Being an appraiser and enjoying antiques on a personal level, I am able to see many different dealers drop into our location and I have the chance to see the variety of items they buy and sell. As far as adding collectibles to my store, I stick with antique and estate jewellery, watches, and collectibles that are made of precious metals and are not too large.
Along with my family, I put a lot of time into research and being accurate in my information. We have two to three antique/estate sales each year and the items we photograph for our ads often sell before the sale begins. If you are interested in adding such vintage items to your jewellery store, I recommend you stick with what you know and don’t spread yourself too thin. We all need to take the time to enjoy doing business.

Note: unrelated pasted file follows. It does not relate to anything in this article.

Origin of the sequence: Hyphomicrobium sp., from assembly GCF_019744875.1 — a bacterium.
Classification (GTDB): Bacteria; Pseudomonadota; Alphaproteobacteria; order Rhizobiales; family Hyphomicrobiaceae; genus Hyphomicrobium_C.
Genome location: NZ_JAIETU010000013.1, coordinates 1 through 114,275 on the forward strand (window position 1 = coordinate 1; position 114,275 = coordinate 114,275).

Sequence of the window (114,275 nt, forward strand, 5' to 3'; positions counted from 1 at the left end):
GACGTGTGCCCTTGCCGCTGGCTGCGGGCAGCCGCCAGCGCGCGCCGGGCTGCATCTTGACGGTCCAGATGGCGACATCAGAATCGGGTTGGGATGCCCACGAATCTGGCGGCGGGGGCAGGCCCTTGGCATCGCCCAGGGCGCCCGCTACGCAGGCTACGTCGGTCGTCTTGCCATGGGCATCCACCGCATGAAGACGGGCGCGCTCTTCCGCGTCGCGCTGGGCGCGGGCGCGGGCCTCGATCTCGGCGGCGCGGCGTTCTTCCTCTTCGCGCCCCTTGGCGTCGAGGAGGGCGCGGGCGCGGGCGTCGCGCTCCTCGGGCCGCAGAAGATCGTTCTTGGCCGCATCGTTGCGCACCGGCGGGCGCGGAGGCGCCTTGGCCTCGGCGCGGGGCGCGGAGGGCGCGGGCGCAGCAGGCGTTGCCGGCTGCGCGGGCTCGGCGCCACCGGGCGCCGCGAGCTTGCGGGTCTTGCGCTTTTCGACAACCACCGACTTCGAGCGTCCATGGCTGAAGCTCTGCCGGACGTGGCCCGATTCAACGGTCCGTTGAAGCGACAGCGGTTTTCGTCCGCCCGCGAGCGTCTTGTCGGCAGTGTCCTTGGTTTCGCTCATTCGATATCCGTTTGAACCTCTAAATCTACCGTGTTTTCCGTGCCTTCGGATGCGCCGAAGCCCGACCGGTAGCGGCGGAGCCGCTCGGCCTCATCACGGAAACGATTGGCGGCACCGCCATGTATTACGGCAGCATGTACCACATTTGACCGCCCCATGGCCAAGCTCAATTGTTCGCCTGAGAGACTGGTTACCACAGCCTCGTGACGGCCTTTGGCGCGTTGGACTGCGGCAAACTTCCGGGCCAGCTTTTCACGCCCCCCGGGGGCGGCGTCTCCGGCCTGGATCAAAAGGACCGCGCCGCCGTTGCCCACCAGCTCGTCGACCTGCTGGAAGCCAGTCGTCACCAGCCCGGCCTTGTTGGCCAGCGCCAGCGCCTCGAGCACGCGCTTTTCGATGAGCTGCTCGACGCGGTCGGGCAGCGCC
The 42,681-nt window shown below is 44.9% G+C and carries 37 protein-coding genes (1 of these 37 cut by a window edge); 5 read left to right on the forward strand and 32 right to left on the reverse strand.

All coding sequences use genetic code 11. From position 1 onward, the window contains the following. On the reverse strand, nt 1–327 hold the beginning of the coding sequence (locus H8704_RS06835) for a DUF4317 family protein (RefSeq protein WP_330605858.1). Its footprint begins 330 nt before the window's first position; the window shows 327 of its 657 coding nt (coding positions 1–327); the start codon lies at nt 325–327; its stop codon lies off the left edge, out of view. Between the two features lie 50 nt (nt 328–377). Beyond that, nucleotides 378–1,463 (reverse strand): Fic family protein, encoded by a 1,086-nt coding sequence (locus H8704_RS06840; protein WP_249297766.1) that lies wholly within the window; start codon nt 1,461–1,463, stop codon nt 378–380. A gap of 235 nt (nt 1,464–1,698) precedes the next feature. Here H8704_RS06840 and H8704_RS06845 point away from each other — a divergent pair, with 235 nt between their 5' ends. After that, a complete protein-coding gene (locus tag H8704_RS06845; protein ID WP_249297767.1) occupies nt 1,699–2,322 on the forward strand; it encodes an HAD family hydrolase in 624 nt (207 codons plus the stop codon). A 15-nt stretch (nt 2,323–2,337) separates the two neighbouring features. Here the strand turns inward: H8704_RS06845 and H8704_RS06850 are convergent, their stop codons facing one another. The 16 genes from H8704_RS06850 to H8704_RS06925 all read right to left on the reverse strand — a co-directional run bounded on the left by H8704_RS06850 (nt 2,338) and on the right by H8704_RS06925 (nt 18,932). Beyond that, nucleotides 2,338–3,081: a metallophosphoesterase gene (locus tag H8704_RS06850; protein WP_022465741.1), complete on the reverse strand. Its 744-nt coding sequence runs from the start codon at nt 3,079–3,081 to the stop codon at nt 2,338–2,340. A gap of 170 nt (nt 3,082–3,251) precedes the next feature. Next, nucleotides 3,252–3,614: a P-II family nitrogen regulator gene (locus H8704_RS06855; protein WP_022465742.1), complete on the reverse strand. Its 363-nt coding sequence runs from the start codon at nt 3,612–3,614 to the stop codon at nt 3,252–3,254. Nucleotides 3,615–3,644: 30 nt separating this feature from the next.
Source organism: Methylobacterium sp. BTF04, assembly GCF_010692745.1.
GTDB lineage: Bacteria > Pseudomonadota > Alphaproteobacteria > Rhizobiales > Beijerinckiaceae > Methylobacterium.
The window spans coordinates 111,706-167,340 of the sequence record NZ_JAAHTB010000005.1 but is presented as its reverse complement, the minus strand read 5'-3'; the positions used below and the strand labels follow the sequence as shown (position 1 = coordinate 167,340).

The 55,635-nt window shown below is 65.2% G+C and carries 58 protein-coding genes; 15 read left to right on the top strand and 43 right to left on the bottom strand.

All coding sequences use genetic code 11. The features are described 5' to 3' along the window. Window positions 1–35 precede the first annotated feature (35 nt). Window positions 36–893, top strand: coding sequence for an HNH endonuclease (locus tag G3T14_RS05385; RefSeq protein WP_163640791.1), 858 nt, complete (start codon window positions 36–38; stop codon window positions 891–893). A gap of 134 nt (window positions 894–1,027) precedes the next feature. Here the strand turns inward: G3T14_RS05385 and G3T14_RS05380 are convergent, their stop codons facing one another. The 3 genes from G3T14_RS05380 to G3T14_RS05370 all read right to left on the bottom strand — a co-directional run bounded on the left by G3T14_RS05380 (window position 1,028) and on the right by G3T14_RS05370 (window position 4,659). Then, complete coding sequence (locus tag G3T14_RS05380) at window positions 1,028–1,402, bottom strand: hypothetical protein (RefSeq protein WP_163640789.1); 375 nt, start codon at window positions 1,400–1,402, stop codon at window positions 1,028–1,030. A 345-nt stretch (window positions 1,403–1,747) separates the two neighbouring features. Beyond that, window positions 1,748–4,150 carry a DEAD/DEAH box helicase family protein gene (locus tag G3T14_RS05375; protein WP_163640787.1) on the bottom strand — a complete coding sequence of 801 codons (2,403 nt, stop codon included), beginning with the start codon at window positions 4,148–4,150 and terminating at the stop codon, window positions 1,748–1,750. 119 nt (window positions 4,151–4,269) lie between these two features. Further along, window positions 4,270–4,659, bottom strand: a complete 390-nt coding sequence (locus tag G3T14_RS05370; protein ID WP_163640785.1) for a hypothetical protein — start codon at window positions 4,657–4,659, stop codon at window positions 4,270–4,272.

Sonja Sanders grew up in a jewellery industry family, and learned goldsmithing and gem appreciation as a teenager. She now operates her family’s jewellery business with her husband Joe and two of their children—the store’s third generation. She is a master goldsmith, graduate gemmologist with the Gemological Institute of America (GIA), and teaches appraisal courses in Toronto. Sanders also enjoys her work on the Canadian Jewellers Association’s (CJA’s) board of directors as a chair involved with the accredited appraisal program and education. She is a lover of antiques and estate jewellery, and can be reached via e-mail at firstname.lastname@example.org.